Previously, the ocean model ROMS has been used to downscale various CMIP3 and CMIP5 models (Shchepetkin and McWilliams, 2005; Sandø et al. 2014) with subsequent analyzes of effects on the marine ecosystem (Skogen et al., 2018; Hansen et al., 2019b; Sandø et al., 2020; Sandø et al., 2021).

Modellert temperatur i overflaten
Simulated sea surface temperature from NEMO-NAA10KM SSP2-4.5, average present climate (2015-2035), and future change (2080-2099 - 2015-2035). 

Hansen, C., Drinkwater, K. F., Jähkel, A., Fulton, E. A., Gorton, R., and Skern-Mauritzen, M. 2019a. Sensitivity of the norwegian and barents sea atlantis end-to-end ecosystem model to parameter perturbations of key species. PLOS ONE, 14: 1–24. URL https://doi.org/10.1371/journal.pone.0210419.
Hansen, C., Nash, R. D. M., Drinkwater, K. F., and Hjøllo, S. S. 2019b. Management scenarios under climate change – a study of the Nordic and Barents Seas. Frontiers in Marine Science, 6: 668. URL https://www.frontiersin.org/article/10.3389/fmars.2019.00668.
Hordoir, R., Ingvaldsen, R., Skagseth, Ø., Sandø, A. B., Loptien, U., Dietze, H., and Lind, S.Changes in Arctic Stratification and Mixed Layer Depth Cycle, A Modeling Analysis. Submitted to JGR Ocean.
Sandø, A. B., Budgell, W. P., Ådlandsvik, B., Skogen, M. D., Hjøllo, S. S., and Mousing, E. A. 2021. Barents Sea plankton production and controlling factors in a fluctuating climate. Conditionally accepted in ICES J. Mar. Sci.
Sandø, A. B., Johansen, G. O., Aglen, A., Stiansen, J. E., and Renner, A. H. H. 2020.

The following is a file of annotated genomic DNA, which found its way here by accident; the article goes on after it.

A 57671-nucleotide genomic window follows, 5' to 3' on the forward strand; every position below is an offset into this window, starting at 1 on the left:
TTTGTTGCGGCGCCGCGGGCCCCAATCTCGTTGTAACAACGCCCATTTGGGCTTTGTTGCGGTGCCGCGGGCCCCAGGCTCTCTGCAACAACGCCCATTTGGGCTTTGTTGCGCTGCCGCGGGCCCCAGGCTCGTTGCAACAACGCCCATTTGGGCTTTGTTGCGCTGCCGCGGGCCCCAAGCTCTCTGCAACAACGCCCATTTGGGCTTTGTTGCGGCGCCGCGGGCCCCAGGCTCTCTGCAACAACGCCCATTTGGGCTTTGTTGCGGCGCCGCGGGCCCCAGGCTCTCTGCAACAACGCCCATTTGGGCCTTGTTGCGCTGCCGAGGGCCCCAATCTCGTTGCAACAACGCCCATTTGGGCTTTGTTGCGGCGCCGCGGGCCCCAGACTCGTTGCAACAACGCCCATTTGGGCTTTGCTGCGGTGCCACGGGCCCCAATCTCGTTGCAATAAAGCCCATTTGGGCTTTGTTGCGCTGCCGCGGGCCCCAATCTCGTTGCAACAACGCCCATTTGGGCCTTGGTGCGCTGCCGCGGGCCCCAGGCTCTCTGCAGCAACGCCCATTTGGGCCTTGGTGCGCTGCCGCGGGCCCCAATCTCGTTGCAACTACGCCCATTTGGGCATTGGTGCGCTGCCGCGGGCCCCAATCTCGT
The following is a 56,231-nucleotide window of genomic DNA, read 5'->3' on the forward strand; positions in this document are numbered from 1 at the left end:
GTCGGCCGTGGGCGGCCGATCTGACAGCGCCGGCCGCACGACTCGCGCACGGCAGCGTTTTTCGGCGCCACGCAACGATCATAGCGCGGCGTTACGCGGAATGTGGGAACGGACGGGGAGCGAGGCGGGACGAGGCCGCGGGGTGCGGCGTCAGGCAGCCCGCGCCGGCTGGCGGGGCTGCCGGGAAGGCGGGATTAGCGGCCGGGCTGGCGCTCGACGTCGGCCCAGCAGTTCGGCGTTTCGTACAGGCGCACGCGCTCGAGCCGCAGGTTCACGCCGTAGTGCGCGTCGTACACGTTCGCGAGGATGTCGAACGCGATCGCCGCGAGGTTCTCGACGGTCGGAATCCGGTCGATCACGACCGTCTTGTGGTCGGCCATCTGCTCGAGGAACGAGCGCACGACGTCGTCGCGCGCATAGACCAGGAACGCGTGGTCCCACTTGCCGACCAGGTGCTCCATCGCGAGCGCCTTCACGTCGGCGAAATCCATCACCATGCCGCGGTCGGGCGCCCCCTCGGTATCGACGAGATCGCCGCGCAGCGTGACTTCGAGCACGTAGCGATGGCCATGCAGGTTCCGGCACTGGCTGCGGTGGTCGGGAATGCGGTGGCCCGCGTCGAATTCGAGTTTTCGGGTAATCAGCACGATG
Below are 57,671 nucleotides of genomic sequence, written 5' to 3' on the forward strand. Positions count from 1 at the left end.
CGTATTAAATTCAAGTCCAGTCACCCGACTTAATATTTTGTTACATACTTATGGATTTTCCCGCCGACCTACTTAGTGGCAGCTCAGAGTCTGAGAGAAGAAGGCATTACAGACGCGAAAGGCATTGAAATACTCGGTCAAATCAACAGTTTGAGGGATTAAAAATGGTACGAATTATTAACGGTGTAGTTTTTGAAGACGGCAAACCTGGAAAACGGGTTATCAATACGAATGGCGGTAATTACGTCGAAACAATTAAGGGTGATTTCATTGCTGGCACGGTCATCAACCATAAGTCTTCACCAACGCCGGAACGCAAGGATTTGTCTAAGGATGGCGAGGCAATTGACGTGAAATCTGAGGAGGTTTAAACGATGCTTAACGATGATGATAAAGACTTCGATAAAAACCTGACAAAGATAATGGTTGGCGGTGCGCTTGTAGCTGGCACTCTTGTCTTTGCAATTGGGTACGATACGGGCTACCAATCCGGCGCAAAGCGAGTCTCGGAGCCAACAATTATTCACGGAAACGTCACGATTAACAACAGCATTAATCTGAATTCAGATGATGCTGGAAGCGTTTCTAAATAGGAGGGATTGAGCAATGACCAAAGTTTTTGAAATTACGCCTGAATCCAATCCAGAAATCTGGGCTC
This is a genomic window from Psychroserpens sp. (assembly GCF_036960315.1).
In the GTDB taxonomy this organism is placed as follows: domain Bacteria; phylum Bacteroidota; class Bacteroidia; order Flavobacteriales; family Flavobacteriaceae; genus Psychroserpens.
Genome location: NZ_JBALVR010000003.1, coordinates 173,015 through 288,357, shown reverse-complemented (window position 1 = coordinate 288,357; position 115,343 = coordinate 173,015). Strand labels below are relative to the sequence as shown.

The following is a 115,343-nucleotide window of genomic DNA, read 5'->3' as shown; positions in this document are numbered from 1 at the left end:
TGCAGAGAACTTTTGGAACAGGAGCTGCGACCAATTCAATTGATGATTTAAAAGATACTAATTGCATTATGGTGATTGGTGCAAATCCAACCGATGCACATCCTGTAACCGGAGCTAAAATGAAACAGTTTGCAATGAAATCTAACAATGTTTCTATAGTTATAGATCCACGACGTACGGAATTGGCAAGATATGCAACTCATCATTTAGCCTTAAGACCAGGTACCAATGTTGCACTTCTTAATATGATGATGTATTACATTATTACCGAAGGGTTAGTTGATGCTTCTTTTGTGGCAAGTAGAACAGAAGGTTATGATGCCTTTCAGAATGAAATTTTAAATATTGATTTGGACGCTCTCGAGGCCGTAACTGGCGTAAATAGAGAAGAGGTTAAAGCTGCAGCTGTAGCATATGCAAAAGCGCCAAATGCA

Climate change and new potential spawning sites for Northeast Arctic cod. Frontiers in Marine Science, 7: 28. URL https://www.frontiersin.org/article/10.3389/fmars.2020.00028.
Sandø, A. B., Melsom, A., and Budgell, W. P. 2014. Downscaling IPCC control run and future scenario with focus on the Barents Sea. Ocean Dynamics, 64: 927–949.
Shchepetkin, A. F. and McWilliams, J. C. 2005. The regional oceanic modeling system (ROMS): a split-explicit, free-surface, topography-following-coordinate oceanic model. Ocean Modelling, 9: 347–404.
Skogen, M. D., Hjøllo, S. S., Sandø, A. B., and Tjiputra, J. 2018. Future ecosystem changes in the Northeast Atlantic: a comparison between a global and a regional model system. ICES Journal of Marine Science, p. fsy088. URL http://dx.doi.org/10.1093/icesjms/fsy088.
Skogen, M. D., Olsen, A., Børsheim, K. Y., Sandø, A. B., and Skjelvan, I. 2014. Modelling ocean acidification in the nordic and barents seas in present and future climate. Journal of Marine Systems, 131: 10 – 20.
Vihtakari, M., Robinson Holdoir, Margaret Treble, Meaghan D. Bryan, Bjarki Elvarsson, Adriana Nogueira, Elvar H. Hallfredsson, Jørgen Schou Christiansen, and Ole Thomas Albert. Pan-Arctic suitable habitat model for Greenland halibut. ICES Journal of Marine Science (2021), doi:10.1093/icesjms/fsab007 (In Press)